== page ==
People of 2006
covering burma and southeast asia
Monday, July 15, 2019


People of 2006

By The Irrawaddy DECEMBER, 2006 - VOLUME 14 NO.12



Min Ko Naing

Modest conqueror

By Jimmy

For many people, the high-profile background of Min Ko Naing (the pseudonym for Paw Oo Tun) which translates as “The Conqueror of Kings,” puts him second only to detained Nobel Peace Prize laureate Aung San Suu Kyi as one of the most respected leaders of Burma’s democracy movement. But he is uncomfortable whenever someone gives him a lot of attention and respect.

The 44-year-old former student leader who led the democracy uprising in 1988 is not in good health after 15 years in prison. He was arrested again in September, along with four comrades. Despite his years in prison, he has never shown antagonism toward his captors. Instead, he has a great sense of humor.

And he is not just a political animal. He loves to play the guitar and piano, he writes poetry and paints like his father, a respected artist.

As a close colleague, I greatly admire him and try to help him promote people’s peaceful participation in politics and to address the problems facing Burma.

Min Ko Naing says he wants to devote more of his time to writing and painting rather than political activism, but his status puts him in a special category.

Jimmy, aka Kyaw Min Yu, is a former student leader in the 1988 uprising and lives in Rangoon


Burma’s Charlie Chaplin

By Ludu Sein Win

I first met Zarganar as a shy and tight-lipped young Lone Ranger. But when I met him again in the early 90s in my small school room, he was no more a shy, silent lad. He was by that time a well-known former prisoner and a very famous comedian.

He came to see his old teacher just a couple of days after his release from the notorious Insein Prison. He was a chatter box now, laughing heartily and easily cracking jokes with his old classmates around him. I wondered what on earth had made that shy and silent lad into a tongue-lashing comedian and why his jokes had caused him to be imprisoned for so many years.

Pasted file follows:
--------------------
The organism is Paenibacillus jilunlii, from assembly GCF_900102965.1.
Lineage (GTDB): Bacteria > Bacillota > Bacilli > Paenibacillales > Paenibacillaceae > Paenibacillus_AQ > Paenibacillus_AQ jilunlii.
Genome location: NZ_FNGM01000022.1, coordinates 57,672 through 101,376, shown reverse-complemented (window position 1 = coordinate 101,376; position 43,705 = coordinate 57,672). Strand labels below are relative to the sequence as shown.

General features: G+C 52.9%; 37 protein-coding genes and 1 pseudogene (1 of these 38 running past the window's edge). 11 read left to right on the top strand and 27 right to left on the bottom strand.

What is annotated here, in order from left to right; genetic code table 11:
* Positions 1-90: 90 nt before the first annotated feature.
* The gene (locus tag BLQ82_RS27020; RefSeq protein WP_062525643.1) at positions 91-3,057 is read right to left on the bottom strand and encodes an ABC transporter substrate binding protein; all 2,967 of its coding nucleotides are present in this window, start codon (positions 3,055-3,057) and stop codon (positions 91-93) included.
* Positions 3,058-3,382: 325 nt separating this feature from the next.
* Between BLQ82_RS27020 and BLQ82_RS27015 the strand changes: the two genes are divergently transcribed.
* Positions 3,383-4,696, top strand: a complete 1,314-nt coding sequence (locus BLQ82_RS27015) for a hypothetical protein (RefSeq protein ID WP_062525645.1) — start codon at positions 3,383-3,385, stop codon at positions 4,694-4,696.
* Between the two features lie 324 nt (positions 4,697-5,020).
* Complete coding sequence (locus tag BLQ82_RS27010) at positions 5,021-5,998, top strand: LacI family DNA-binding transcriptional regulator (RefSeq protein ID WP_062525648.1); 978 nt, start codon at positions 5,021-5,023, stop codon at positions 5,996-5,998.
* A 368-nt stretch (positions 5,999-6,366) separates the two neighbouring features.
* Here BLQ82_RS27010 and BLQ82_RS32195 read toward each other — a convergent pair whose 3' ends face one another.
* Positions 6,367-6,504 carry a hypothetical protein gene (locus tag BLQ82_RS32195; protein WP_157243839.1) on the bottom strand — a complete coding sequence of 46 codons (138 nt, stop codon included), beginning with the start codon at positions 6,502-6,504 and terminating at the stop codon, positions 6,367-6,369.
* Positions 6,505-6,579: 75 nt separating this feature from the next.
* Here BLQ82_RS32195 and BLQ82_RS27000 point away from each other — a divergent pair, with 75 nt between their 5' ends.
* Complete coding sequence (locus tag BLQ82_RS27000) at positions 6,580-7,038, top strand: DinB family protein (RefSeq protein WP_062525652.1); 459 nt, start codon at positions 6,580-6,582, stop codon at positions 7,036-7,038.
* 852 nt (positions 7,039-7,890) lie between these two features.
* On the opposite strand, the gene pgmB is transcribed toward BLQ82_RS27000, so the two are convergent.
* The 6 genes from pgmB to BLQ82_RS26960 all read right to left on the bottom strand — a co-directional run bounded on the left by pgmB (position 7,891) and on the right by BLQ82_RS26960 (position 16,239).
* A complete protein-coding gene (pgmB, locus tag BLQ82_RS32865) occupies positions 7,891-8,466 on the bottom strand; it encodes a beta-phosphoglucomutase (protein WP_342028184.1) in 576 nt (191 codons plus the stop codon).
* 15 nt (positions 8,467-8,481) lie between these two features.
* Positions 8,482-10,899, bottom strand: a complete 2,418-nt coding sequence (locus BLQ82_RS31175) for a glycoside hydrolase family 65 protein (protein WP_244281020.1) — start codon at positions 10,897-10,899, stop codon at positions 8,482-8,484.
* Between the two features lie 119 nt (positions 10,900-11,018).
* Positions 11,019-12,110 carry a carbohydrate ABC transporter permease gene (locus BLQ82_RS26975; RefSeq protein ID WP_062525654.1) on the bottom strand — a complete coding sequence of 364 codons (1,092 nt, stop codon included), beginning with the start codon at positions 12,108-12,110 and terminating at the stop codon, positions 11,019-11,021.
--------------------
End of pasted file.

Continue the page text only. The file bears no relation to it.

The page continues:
I looked at him laughing and joking with friends. But, was he really laughing?

I thought I heard another melody in his laughter. Actually, he was crying with each beat of his heart. Looking carefully, I could see tears in his laughing eyes. Yes, his eyes were crying. Crying with pain and agony. Not his own. But for his country.

“Crying” made him a comedian, cracking jokes about everyone and everything under the sun. No, he is more than a comedian. He is a Charlie Chaplin for the Burmese people. He is a social critic, and he is a voice of the people.

His jokes are really the unspoken words of the silent millions. He speaks aloud the words that Burmese people so badly want to hear, but dare not for fear of Big Brother. Yes, Big Brother is watching everyone from everywhere.

Zarganar is laughing with tear-filled eyes on behalf of his people. His jokes are as sharp as swords, and the witty puns are as swift as arrows.

But, I, his old teacher, hear a painful melody in his artificial laughing.

Ludu Sein Win is a veteran Burmese journalist in Rangoon

Thet Win Aung

Another fallen hero

By Min Zin

Thet Win Aung, who died in Mandalay Prison on October 16, was a close colleague of mine. We attended the same class and spent our teenage years playing guitar and soccer together. We shared the same hideouts when we were involved in the 1988 pro-democracy uprising, or when we were on the run to avoid arrest by military intelligence. Now he has left us. The parting was untimely.

Since the early days of the 1988 uprising, Thet Win Aung played an instrumental role in the founding of our national high school student union. I remember how we produced student union statements in the attic of his house by etching characters into inked wax paper and rolling fluorescent-light tubes over the impressions in a crude homemade duplicating process. Thet Win Aung’s patience and ingenuity in working out these tasks and details were remarkable. He was also known among our fellow student activists as a great organizer.

In August 1997, Thet Win Aung and I, along with three other student activists, fled to Thailand. After almost a year in exile, Thet Win Aung felt a greater obligation to return to Burma to continue underground activities. He ignored pleas to stay in exile, and went back to Burma. But luck was not on his side. Military intelligence officers captured him in October 1998.

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